Degradation of host defence molecules by CF-related pathogens grown as biofilms

G. G. Einarsson, S. L. Martin, B. Walker, J. S Elborn, A. McDowell

    Research output: Chapter in Book/Report/Conference proceedingConference contribution

    Abstract

    We investigated the ability of secreted bacterial proteinases from three pathogens [Burkholderia multivorans (Bm), Burkholderia cenocepacia (Bc), and Pseudomonas aeruginosa (Pa)] involved in chronic bacterial infections in cystic fibrosis to degrade various host defence-related molecules. These included two endogenous proteinase inhibitors, secretory leukocyte proteinase inhibitor (rhSLPI) and alpha-1 antitrypsin (AAT); two relevant immunoglobulins, secretory IgA (sIgA) and IgG, and two proteins important in innate immunity, lactoferrin and lysozyme. Host defence-related molecules were co-incubated with cell-free supernatants from 48 hour biofilm cultures, grown on mucin-coated microplates, from all three pathogens under investigation (six isolates from each species). No degradation of AAT, sIgA, IgG, and lactoferrin was observed for any of the organisms. Of the 18 isolates tested, only one demonstrated the ability to degrade lysozyme. This was an environmental isolate of Pa which was included as a comparison for the predominantly clinically relevant isolates used in the study. In contrast, all isolates of Bm (n = 4) and Pa (n = 4) were able to degrade rhSLPI however, out of five bacterial isolates tested for Bc only two demonstrated a limited ability to degrade the molecule with >95% of the protein band still remaining intact at the end of the experiment. This study demonstrates that the majority of the host defence molecules investigated are resistant to degradation by bacterial proteinases from Bm, Bc and Pa when grown as a biofilm. However, rhSLPI was vulnerable to significant degradation which could result in aberrant serine proteolysis in regions of the lungs containing biofilm growth.
    LanguageEnglish
    Title of host publicationUnknown Host Publication
    PagesS43-S43
    Number of pages1
    Publication statusPublished - 2008
    Event31st European Cystic Fibrosis Conference - Prague, Czech Republic
    Duration: 1 Jan 2008 → …

    Conference

    Conference31st European Cystic Fibrosis Conference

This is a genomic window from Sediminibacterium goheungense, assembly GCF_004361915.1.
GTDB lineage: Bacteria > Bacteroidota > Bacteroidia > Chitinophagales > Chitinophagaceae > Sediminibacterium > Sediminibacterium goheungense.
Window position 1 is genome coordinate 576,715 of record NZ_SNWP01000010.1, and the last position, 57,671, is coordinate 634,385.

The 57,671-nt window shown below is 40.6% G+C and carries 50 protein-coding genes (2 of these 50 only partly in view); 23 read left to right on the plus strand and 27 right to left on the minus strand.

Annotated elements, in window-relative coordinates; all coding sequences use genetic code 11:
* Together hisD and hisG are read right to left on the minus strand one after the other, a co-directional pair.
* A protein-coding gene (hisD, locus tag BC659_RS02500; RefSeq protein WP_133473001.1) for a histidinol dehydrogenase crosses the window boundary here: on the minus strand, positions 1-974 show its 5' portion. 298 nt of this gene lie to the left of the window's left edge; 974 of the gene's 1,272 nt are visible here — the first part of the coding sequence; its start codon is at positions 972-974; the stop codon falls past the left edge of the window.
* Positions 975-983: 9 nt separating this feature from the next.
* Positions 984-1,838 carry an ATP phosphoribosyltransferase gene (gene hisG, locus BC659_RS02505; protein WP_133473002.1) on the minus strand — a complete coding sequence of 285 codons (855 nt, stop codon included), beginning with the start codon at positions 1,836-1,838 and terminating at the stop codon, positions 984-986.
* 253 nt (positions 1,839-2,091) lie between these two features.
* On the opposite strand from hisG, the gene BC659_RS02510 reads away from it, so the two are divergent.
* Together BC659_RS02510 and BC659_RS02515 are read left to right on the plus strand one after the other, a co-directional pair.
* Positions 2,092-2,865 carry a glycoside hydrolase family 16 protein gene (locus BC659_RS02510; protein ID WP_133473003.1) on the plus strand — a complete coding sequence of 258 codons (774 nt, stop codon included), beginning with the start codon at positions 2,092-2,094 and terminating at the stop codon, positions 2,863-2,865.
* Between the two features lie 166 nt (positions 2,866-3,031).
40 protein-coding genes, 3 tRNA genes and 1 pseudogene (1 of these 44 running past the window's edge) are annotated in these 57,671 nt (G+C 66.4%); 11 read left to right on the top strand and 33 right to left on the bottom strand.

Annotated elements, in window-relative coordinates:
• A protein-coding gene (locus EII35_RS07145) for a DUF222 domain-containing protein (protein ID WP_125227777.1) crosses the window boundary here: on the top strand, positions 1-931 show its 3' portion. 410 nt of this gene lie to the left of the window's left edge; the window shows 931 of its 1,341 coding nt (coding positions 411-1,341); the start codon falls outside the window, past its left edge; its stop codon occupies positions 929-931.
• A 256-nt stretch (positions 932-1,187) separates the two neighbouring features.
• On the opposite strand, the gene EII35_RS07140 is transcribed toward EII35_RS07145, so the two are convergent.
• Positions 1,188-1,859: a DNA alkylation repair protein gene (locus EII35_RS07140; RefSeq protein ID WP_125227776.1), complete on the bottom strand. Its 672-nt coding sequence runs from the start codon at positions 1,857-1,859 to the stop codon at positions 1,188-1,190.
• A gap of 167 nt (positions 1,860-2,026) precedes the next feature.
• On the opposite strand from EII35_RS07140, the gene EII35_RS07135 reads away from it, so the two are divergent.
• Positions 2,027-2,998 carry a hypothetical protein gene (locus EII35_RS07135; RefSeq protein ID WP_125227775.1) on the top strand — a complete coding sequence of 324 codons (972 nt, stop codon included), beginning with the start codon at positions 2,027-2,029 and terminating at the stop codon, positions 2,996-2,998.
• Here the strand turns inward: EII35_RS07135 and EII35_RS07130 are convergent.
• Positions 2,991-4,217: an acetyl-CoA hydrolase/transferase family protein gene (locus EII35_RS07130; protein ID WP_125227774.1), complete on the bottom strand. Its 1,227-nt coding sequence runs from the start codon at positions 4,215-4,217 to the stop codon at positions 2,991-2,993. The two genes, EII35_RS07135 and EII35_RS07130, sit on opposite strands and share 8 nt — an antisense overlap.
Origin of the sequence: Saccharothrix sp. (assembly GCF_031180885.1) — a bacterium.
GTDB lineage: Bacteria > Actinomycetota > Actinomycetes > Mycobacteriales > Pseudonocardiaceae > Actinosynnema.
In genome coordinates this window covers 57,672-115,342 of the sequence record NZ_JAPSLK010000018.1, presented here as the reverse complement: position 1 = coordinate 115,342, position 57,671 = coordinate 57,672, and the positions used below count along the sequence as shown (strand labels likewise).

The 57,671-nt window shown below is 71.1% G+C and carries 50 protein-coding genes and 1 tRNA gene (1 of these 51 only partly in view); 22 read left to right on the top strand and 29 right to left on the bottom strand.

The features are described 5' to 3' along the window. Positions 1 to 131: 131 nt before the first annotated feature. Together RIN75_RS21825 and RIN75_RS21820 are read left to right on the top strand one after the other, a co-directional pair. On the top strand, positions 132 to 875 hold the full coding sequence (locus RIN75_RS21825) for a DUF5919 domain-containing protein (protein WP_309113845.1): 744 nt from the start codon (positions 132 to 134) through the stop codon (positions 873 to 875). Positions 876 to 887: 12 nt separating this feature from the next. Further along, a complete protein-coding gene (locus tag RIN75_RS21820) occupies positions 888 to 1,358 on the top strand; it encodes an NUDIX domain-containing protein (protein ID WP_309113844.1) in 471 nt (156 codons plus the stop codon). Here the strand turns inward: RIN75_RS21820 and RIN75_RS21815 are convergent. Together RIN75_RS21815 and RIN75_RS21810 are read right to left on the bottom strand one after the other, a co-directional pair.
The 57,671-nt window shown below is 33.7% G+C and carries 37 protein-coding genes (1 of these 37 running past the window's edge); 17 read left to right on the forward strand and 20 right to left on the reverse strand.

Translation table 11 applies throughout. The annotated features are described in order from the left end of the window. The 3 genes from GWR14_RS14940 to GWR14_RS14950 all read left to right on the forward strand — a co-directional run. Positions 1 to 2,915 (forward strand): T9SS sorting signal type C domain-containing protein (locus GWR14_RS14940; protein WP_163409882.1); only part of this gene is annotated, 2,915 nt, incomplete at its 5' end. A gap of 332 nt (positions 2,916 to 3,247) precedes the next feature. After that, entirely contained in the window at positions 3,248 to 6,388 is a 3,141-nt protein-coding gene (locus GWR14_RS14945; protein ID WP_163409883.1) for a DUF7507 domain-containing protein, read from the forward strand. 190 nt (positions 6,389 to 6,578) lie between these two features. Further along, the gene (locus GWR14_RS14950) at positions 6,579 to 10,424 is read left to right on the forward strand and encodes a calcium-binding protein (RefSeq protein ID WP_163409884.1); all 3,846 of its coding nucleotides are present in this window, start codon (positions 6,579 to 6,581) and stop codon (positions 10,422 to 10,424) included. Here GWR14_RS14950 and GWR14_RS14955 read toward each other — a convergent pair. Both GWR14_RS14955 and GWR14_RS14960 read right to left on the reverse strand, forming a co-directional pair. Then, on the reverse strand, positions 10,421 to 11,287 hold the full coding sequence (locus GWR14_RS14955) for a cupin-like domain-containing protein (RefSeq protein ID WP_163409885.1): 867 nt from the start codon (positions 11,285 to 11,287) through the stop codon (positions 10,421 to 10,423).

Period1/01/08 → …

    Fingerprint

    Burkholderia cenocepacia
    Biofilms
    Burkholderia
    Pseudomonas aeruginosa
    Peptide Hydrolases
    Secretory Immunoglobulin A
    alpha 1-Antitrypsin
    Lactoferrin
    Muramidase
    Immunoglobulin G
    Mucins
    Bacterial Infections
    Innate Immunity
    Cystic Fibrosis
    Serine
    Proteolysis
    Immunoglobulins
    Proteins
    Leukocytes
    Lung

    Cite this

    Einarsson, G. G., Martin, S. L., Walker, B., Elborn, J. S., & McDowell, A. (2008). Degradation of host defence molecules by CF-related pathogens grown as biofilms. In Unknown Host Publication (pp. S43-S43)
    Einarsson, G. G. ; Martin, S. L. ; Walker, B. ; Elborn, J. S ; McDowell, A. / Degradation of host defence molecules by CF-related pathogens grown as biofilms. Unknown Host Publication. 2008. pp. S43-S43
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    abstract = "We investigated the ability of secreted bacterial proteinases from three pathogens [Burkholderia multivorans (Bm), Burkholderia cenocepacia (Bc), and Pseudomonas aeruginosa (Pa)] involved in chronic bacterial infections in cystic fibrosis to degrade various host defence-related molecules. These included two endogenous proteinase inhibitors, secretory leukocyte proteinase inhibitor (rhSLPI) and alpha-1 antitrypsin (AAT); two relevant immunoglobulins, secretory IgA (sIgA) and IgG, and two proteins important in innate immunity, lactoferrin and lysozyme. Host defence-related molecules were co-incubated with cell-free supernatants from 48 hour biofilm cultures, grown on mucin-coated microplates, from all three pathogens under investigation (six isolates from each species). No degradation of AAT, sIgA, IgG, and lactoferrin was observed for any of the organisms. Of the 18 isolates tested, only one demonstrated the ability to degrade lysozyme. This was an environmental isolate of Pa which was included as a comparison for the predominantly clinically relevant isolates used in the study. In contrast, all isolates of Bm (n = 4) and Pa (n = 4) were able to degrade rhSLPI however, out of five bacterial isolates tested for Bc only two demonstrated a limited ability to degrade the molecule with >95{\%} of the protein band still remaining intact at the end of the experiment. This study demonstrates that the majority of the host defence molecules investigated are resistant to degradation by bacterial proteinases from Bm, Bc and Pa when grown as a biofilm. However, rhSLPI was vulnerable to significant degradation which could result in aberrant serine proteolysis in regions of the lungs containing biofilm growth.",